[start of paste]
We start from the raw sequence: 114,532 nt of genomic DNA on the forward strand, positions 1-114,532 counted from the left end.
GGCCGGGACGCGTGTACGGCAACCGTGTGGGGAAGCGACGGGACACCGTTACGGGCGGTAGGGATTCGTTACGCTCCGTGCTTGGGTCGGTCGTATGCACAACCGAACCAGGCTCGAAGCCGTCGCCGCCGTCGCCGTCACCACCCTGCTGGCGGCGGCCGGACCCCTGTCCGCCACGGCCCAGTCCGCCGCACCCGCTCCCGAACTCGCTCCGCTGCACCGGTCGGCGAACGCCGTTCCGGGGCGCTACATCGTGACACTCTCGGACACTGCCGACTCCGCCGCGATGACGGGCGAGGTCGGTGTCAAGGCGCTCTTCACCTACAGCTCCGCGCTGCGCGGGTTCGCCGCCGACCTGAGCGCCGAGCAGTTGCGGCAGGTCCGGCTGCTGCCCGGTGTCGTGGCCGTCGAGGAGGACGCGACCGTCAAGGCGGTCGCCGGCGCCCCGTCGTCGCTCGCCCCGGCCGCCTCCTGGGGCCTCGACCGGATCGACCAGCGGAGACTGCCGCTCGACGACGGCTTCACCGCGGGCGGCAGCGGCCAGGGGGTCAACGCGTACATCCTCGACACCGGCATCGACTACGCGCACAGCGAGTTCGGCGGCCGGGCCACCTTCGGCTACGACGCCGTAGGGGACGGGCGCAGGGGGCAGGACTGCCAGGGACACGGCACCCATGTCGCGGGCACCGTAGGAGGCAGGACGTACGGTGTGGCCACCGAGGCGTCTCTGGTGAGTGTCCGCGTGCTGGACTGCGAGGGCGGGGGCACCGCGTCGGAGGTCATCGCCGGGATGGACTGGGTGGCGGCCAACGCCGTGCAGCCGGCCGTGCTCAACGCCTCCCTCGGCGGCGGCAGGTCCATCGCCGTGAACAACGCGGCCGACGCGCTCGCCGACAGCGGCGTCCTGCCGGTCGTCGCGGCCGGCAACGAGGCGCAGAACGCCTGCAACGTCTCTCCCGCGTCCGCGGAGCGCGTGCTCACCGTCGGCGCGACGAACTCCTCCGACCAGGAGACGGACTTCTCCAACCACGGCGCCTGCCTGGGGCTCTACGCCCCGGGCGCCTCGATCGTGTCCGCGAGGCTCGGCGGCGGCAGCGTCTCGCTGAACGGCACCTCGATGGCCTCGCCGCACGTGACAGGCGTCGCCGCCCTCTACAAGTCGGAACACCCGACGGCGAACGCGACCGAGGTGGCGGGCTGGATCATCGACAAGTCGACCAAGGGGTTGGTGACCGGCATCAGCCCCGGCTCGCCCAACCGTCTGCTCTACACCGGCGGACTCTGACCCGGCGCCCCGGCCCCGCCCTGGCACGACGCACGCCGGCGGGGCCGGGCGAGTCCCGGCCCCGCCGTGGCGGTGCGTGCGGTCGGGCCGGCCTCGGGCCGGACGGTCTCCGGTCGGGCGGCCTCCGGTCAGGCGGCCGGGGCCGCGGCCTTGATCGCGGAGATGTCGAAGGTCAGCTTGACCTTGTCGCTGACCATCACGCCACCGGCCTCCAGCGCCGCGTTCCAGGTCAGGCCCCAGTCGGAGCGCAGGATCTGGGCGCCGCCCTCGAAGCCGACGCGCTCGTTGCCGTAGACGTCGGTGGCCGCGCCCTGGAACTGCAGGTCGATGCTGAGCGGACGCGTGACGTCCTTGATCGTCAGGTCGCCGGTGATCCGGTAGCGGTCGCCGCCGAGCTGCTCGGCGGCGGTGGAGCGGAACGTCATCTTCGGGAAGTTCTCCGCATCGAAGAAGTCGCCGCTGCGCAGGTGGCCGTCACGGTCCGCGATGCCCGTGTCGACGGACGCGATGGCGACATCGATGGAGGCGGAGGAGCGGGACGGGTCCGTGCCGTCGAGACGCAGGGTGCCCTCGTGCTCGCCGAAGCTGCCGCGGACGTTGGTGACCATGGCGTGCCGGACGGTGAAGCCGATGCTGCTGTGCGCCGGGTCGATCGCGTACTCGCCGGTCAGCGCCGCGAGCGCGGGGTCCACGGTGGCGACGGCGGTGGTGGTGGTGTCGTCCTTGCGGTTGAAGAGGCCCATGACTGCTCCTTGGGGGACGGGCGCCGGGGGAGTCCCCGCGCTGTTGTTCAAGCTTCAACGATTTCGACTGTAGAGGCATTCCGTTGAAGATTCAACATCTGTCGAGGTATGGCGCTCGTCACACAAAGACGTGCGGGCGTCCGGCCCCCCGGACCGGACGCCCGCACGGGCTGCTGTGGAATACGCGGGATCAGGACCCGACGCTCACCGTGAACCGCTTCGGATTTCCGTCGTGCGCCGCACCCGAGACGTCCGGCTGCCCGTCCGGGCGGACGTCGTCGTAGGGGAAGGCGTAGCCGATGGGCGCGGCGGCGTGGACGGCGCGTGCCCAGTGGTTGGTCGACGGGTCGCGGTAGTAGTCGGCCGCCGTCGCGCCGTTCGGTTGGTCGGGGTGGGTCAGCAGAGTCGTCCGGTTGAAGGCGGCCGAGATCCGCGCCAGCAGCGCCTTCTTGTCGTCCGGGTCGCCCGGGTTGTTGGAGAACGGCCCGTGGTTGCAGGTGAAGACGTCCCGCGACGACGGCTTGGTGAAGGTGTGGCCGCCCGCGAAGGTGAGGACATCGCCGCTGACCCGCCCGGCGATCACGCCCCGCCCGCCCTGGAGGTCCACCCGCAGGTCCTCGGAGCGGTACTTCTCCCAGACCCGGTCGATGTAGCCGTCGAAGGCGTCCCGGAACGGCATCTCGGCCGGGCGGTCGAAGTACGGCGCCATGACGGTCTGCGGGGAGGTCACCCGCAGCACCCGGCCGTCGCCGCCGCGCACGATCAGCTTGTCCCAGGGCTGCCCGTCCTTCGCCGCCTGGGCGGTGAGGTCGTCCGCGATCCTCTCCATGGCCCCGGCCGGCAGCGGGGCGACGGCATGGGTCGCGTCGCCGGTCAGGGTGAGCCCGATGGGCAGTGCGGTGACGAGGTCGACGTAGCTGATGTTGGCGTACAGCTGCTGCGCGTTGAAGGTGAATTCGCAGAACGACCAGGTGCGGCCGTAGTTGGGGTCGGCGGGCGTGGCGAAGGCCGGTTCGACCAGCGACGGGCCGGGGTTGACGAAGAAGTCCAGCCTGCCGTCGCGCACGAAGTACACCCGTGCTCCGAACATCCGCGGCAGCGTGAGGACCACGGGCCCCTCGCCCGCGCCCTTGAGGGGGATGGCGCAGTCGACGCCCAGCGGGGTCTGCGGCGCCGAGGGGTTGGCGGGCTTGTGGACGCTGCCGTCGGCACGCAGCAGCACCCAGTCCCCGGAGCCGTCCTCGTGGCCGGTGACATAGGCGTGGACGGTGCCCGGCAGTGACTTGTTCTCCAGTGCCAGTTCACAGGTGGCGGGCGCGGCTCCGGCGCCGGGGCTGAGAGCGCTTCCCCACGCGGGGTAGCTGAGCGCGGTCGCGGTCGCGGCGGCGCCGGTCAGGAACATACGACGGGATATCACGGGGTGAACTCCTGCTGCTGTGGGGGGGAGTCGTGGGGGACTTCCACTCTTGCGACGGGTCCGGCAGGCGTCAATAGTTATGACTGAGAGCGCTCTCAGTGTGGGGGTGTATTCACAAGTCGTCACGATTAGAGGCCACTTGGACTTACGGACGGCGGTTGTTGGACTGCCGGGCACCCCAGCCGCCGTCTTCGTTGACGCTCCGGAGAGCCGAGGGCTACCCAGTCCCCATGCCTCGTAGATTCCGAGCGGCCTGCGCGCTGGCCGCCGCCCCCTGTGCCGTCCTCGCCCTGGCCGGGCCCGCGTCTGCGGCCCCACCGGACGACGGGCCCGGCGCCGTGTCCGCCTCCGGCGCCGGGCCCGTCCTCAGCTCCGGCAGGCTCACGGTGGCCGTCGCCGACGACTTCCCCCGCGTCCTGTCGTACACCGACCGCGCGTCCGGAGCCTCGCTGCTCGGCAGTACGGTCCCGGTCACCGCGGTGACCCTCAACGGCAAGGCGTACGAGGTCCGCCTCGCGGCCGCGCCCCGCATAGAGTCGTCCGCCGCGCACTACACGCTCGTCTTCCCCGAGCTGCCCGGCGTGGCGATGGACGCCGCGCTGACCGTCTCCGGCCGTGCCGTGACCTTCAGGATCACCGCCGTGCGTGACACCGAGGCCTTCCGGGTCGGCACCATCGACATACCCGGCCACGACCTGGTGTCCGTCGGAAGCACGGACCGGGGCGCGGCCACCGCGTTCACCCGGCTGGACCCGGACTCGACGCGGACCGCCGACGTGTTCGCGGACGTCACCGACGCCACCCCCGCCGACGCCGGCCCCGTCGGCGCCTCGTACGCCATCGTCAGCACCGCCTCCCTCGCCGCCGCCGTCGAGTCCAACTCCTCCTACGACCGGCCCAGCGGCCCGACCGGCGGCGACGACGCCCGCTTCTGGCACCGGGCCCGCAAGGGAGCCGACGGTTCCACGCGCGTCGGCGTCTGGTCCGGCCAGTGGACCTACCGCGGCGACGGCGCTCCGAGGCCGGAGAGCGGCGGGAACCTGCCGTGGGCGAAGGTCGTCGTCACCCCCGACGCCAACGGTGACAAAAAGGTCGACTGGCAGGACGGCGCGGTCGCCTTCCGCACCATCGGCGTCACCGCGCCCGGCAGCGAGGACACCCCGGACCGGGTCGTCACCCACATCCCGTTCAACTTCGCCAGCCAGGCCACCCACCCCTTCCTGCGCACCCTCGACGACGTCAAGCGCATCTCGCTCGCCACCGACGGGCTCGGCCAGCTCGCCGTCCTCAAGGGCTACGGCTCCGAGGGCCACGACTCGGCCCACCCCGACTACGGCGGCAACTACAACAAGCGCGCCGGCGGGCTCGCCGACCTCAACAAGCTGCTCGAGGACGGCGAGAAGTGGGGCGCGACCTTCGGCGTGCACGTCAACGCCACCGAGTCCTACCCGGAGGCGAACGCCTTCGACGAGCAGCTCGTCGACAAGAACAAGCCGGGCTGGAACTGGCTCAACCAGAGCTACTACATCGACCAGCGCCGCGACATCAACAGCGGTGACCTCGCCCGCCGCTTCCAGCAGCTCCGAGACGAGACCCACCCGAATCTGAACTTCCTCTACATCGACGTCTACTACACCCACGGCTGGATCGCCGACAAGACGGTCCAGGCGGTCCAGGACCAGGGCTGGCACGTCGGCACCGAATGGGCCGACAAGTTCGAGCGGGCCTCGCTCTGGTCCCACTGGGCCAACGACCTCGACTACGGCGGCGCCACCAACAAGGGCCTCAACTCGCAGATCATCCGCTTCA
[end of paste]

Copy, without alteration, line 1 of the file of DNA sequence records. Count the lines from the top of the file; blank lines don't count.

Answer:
We start from the raw sequence: 114,532 nt of genomic DNA on the forward strand, positions 1-114,532 counted from the left end.